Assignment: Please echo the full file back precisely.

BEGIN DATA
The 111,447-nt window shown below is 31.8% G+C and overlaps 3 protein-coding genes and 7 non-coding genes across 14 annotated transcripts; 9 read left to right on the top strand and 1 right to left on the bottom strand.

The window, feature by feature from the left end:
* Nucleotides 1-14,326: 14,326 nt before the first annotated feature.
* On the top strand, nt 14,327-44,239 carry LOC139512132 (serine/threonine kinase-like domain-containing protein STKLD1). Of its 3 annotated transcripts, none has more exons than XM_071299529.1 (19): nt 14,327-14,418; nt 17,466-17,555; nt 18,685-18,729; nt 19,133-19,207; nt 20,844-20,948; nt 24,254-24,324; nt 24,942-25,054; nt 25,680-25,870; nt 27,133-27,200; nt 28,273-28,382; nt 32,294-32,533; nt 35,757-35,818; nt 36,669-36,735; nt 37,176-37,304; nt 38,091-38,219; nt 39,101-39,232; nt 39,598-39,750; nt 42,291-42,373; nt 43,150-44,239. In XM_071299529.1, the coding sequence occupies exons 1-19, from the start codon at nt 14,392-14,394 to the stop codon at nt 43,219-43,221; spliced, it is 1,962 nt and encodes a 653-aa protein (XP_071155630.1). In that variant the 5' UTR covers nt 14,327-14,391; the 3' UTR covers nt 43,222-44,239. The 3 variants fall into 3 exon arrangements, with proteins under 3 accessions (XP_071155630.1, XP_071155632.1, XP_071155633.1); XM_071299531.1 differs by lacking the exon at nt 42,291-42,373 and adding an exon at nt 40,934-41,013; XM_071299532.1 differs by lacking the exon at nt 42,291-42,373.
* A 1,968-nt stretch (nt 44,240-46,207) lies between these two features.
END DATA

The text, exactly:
The 111,447-nt window shown below is 31.8% G+C and overlaps 3 protein-coding genes and 7 non-coding genes across 14 annotated transcripts; 9 read left to right on the top strand and 1 right to left on the bottom strand.

The window, feature by feature from the left end:
* Nucleotides 1-14,326: 14,326 nt before the first annotated feature.
* On the top strand, nt 14,327-44,239 carry LOC139512132 (serine/threonine kinase-like domain-containing protein STKLD1). Of its 3 annotated transcripts, none has more exons than XM_071299529.1 (19): nt 14,327-14,418; nt 17,466-17,555; nt 18,685-18,729; nt 19,133-19,207; nt 20,844-20,948; nt 24,254-24,324; nt 24,942-25,054; nt 25,680-25,870; nt 27,133-27,200; nt 28,273-28,382; nt 32,294-32,533; nt 35,757-35,818; nt 36,669-36,735; nt 37,176-37,304; nt 38,091-38,219; nt 39,101-39,232; nt 39,598-39,750; nt 42,291-42,373; nt 43,150-44,239. In XM_071299529.1, the coding sequence occupies exons 1-19, from the start codon at nt 14,392-14,394 to the stop codon at nt 43,219-43,221; spliced, it is 1,962 nt and encodes a 653-aa protein (XP_071155630.1). In that variant the 5' UTR covers nt 14,327-14,391; the 3' UTR covers nt 43,222-44,239. The 3 variants fall into 3 exon arrangements, with proteins under 3 accessions (XP_071155630.1, XP_071155632.1, XP_071155633.1); XM_071299531.1 differs by lacking the exon at nt 42,291-42,373 and adding an exon at nt 40,934-41,013; XM_071299532.1 differs by lacking the exon at nt 42,291-42,373.
* A 1,968-nt stretch (nt 44,240-46,207) lies between these two features.